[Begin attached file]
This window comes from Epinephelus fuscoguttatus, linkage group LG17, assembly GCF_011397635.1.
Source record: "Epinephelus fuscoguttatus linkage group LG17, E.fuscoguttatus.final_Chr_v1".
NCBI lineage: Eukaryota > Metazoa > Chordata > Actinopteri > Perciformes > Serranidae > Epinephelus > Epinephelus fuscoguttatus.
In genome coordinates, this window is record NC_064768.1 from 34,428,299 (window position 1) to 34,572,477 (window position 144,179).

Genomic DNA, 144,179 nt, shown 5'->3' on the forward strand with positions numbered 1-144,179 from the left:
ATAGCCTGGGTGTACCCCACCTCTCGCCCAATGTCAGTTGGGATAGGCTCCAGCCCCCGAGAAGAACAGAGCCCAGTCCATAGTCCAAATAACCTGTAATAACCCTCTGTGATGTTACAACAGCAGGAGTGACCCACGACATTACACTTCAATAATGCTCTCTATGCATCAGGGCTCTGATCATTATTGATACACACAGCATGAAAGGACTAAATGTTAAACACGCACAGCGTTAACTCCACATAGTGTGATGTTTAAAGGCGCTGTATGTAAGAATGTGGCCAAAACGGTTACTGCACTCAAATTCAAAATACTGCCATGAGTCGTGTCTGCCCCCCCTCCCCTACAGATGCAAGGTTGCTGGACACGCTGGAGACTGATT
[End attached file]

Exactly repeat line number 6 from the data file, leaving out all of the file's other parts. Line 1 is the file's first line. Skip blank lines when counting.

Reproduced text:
ATAGCCTGGGTGTACCCCACCTCTCGCCCAATGTCAGTTGGGATAGGCTCCAGCCCCCGAGAAGAACAGAGCCCAGTCCATAGTCCAAATAACCTGTAATAACCCTCTGTGATGTTACAACAGCAGGAGTGACCCACGACATTACACTTCAATAATGCTCTCTATGCATCAGGGCTCTGATCATTATTGATACACACAGCATGAAAGGACTAAATGTTAAACACGCACAGCGTTAACTCCACATAGTGTGATGTTTAAAGGCGCTGTATGTAAGAATGTGGCCAAAACGGTTACTGCACTCAAATTCAAAATACTGCCATGAGTCGTGTCTGCCCCCCCTCCCCTACAGATGCAAGGTTGCTGGACACGCTGGAGACTGATT